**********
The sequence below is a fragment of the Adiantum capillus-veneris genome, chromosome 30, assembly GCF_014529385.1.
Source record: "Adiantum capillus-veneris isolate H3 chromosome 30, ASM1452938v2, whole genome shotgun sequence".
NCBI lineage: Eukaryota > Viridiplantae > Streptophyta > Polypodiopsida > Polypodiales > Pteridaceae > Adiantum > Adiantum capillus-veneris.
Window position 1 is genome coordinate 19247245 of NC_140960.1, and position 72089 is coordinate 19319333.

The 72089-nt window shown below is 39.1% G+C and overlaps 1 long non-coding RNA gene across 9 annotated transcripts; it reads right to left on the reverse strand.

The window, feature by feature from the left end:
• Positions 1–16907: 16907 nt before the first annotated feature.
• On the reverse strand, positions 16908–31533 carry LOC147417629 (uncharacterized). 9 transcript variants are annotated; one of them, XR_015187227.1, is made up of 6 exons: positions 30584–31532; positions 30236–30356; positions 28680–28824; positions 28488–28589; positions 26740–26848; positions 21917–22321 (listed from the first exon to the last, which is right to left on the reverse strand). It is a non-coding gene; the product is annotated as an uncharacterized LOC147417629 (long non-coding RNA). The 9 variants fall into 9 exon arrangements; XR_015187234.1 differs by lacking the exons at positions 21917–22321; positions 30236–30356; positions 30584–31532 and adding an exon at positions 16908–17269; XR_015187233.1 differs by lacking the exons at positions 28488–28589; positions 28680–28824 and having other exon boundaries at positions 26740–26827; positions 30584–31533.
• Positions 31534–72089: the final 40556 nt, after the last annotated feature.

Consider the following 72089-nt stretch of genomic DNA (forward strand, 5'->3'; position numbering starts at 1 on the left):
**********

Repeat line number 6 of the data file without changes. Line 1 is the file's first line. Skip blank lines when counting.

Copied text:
The window, feature by feature from the left end: